Last week members of the Sentara Green Roof Steering Committee approached the Student Assembly for a start-up grant of $10,000 for its energy sustainability initiative. If granted, this money would help fund a $200,000 green roof that could potentially cut the hospital’s energy spending by $50,000 per year. A contribution from the SA would jumpstart the project by spurring donations from other parties and would increase the internship and research opportunities Sentara offers to students.
It should be no surprise that the Sentara Hospital Health Act sponsored by Sens. Michael Douglass ’11 and Steven Nelson ’10 was not passed and sent back to committee. While the SA has over $100,000 in consolidated reserves, it is not the SA’s duty to fund community projects.
Yes, it is hard to say no to such a proposal because denying funding to Sentara would essentially deny our dedication to environmental sustainability, but I urge supporters of the bill not to be quick to cry hypocrisy. It is the SA’s responsibility to act in the interest of the student body. The money the SA has in reserves is potential funding for student organizations and activities, such as UCAB and Student Environmental Action Coalition. Fostering a positive relationship between students and the community is not a good enough reason to drop 10 grand in student funds.
There are many other ways to build a positive relationship between the community and students for free or at least at a lesser cost. We should not let Sentara bribe us with internships and good publicity. To consider the donation as a way to achieve these goals is to imply that College students will be penalized if the donation is not made. Our equal respect and treatment within the community is deserved through the service and time dedicated by almost every College student, not through the fiscal decisions of a small body of students.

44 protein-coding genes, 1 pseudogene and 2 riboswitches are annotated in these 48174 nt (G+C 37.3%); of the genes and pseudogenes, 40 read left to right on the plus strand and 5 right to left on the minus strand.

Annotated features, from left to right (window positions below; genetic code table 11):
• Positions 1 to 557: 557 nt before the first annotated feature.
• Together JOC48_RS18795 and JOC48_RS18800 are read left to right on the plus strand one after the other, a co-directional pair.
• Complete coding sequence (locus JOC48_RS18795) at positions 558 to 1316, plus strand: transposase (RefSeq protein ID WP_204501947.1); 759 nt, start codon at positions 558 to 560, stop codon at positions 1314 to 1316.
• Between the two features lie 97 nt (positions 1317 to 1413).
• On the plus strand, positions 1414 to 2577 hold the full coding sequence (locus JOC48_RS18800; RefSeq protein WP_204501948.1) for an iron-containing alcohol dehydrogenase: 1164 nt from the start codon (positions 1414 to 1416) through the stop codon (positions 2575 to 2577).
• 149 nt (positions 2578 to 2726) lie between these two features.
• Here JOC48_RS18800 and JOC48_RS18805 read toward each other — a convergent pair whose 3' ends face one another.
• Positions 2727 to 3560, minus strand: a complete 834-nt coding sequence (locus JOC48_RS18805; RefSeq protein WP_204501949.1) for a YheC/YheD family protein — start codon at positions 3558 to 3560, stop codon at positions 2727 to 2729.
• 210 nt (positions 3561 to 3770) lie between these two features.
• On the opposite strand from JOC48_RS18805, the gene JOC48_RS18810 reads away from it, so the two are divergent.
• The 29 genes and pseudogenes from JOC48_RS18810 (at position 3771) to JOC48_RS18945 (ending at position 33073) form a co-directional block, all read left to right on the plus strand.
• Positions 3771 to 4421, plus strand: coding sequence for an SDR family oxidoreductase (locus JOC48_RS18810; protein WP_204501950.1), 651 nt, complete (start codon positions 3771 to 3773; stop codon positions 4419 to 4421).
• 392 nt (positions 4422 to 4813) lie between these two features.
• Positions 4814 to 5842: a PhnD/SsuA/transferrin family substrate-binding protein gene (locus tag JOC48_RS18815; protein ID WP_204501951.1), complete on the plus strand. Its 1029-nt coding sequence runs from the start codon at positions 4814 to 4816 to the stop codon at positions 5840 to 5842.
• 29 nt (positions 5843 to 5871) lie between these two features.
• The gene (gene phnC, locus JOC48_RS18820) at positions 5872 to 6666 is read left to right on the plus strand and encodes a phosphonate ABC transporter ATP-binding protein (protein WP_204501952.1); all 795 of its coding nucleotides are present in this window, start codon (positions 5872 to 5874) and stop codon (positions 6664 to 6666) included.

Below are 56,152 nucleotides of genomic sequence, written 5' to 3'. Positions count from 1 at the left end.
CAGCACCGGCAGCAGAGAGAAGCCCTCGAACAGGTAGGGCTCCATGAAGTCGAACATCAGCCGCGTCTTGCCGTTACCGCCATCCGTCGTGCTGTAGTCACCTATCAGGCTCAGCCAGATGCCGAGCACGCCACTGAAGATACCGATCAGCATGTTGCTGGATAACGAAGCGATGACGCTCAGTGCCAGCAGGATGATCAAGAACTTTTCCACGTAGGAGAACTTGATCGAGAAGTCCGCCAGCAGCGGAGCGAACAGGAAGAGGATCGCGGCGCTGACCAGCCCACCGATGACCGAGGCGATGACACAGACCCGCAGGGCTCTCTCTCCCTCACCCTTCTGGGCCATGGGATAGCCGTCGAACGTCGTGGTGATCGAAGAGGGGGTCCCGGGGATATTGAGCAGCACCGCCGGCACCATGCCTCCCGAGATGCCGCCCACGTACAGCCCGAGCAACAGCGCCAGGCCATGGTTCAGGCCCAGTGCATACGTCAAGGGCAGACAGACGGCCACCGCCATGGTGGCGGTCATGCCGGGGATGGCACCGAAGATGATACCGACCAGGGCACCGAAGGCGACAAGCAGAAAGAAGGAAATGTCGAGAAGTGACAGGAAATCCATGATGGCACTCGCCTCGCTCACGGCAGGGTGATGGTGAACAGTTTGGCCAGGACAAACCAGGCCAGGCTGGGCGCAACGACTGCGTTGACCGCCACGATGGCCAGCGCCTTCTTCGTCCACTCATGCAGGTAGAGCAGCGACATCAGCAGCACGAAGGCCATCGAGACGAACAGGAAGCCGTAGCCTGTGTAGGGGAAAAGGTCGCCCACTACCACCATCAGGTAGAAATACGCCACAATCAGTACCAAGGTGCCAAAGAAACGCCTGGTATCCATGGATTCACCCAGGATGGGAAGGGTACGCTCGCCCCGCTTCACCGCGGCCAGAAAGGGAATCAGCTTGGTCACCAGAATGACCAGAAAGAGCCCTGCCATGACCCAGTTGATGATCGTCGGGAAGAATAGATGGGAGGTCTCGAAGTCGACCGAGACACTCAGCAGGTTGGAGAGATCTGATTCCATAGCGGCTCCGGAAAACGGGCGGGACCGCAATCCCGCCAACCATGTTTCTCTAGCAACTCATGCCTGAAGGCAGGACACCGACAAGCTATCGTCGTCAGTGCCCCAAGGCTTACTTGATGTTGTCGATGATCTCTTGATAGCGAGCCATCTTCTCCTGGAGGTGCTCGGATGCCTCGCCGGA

Let us not forgot that last year the College received a “D-” in sustainability from the Sustainable Endowments Institute. The installments of green fees, would better equip SEAC and the College to tackle the ongoing issue of environmental sustainability. According to previous Flat Hat reports, the College currently spends $6 million per year on energy.
It takes a lot more than going trayless at the Caf and using a mug at the Daily Grind to cut back on our negative environmental impact. The compost tumbler and organic garden behind the Caf are small steps in reversing decades’ worth of waste. We must focus on solving our own internal energy problems before we can effectively tackle someone else’s.
In light of recent state-wide financial cuts, the College is already on a tight budget. In Interim President Taylor Reveley’s report to the Board of Visitors last week, he expressed his financial concerns for the College. Money, as Reveley metaphorically stated, is the food and water of the College.
Although the finances referred to in his address are not the same funds that would be given to Sentara, it is clear that we have little to spare. The College’s environmental sustainability, not Sentara’s, should be the number one priority of the SA.
We cannot be expected to sustain another until we can survive on our own.
Joanna Sandager is a freshman at the College.